Implications for Human Health: Glyphosate-Related Soil Erosion Re-Releases Toxic Pesticides from Soil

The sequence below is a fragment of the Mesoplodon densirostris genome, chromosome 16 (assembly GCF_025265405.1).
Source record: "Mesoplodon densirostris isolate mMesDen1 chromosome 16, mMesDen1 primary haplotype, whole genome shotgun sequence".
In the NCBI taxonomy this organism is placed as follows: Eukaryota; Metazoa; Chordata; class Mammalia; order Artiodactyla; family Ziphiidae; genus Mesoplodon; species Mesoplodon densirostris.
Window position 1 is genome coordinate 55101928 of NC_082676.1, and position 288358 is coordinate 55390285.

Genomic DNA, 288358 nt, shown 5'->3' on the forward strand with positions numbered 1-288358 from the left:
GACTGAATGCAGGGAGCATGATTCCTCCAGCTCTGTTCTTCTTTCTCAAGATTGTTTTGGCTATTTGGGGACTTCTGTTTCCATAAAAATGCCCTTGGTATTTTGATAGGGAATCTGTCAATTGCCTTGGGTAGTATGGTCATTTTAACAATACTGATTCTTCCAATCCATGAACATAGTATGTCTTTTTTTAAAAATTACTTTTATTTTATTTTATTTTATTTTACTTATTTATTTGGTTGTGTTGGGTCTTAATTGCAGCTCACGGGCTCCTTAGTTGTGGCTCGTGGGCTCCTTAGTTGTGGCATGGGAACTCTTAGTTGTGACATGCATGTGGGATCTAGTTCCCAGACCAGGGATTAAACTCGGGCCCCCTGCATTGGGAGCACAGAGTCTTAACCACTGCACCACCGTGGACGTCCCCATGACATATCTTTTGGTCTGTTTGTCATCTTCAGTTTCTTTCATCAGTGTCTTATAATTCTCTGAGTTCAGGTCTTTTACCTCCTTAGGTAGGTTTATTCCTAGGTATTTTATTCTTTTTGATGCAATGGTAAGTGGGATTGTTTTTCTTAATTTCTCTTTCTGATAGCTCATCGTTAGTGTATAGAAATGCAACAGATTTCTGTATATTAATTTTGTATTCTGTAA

March 4, 2021 | A study in Environmental Science and Technology finds that glyphosate use stimulates soil erosion responsible for releasing the banned, toxic pesticide chlordecone (Kepone), which was used in banana production in the French West Indies (Martinique and Guadeloupe). For years, an unknown pollution source continuously contaminated water surrounding the islands. However, researchers from the University of Savoie Mont Blanc in France have found that chlordecone—extensively used on banana farms from 1972 to 1993— is the contamination culprit in combination with the most popular herbicide glyphosate, which is ubiquitous in the environment. Researchers note, “[Chlordecone] fluxes drastically increased when glyphosate use began, leading to widespread ecosystem contamination. As glyphosate is used globally, ecotoxicological risk management strategies should consider how its application affects persistent pesticide storage in soils, transfer dynamics, and widespread contamination.” [Sabatier, Pierre et al. Evidence of Chlordecone Resurrection by Glyphosate in French West Indies. Environmental Science and Technology. 55(4):2296–2306, 2021.]